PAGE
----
Bloomberg columnist Virginia Postrel takes notice of Michael O'Hare's recent "iconoclastic" article calling for "more, better engagement with art." She's in favor, and points out how the Deaccession Police are not:
"Museums do sometimes sell works from their collection. It’s called 'deaccessioning.' But they can’t use the money to reduce admissions fees, improve educational programs, pay guards for extended hours, or install benches or better lighting -- no matter how much these investments might enhance their visitors’ experience. If they want to stay in the art museum club, they can only sell art to buy more art.
"Any other use violates the 'ethics' code of the Association of Art Museum Directors, a group that stringently enforces its art-hoarding cartel. Museums that break the rules lose their accreditation and can’t borrow from, lend to, or otherwise cooperate with other museums."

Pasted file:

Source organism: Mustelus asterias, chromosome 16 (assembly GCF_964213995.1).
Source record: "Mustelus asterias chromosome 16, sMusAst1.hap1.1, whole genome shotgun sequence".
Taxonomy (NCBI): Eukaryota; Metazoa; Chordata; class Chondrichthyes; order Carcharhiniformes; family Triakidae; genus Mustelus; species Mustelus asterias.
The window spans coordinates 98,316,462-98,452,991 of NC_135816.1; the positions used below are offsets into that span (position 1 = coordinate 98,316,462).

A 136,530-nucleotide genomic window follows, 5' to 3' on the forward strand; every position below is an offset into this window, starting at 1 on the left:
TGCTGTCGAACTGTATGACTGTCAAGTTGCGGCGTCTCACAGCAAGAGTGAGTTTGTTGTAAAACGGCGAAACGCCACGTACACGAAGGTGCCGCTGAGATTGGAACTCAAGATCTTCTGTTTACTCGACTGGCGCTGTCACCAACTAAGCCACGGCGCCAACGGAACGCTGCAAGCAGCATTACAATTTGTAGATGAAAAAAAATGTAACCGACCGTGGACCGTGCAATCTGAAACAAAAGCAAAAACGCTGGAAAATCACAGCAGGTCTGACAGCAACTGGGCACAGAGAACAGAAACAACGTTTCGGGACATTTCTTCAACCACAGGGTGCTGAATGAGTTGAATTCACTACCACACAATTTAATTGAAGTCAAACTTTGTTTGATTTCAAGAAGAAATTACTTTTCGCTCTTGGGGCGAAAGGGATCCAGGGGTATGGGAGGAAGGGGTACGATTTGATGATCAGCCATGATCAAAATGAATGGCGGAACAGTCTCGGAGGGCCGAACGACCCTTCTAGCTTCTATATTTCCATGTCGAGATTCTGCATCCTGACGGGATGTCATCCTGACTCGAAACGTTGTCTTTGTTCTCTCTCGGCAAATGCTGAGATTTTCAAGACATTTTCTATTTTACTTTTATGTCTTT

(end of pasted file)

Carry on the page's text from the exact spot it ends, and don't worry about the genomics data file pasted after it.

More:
And she ends with some praise for Eli Broad's soon-to-open new museum:
"Unlike LACMA or the Museum of Contemporary Art across the street, when the Broad museum opens this fall it won’t charge admission. It will also house a 'lending library' of artworks available to other museums, including small ones. To fulfill O’Hare’s vision of 'more, better engagement with art,' maybe you have to start from scratch."
Read the whole thing. This is not the first time Postrel has waded into the Deaccession Debate.
O'Hare has a short response here.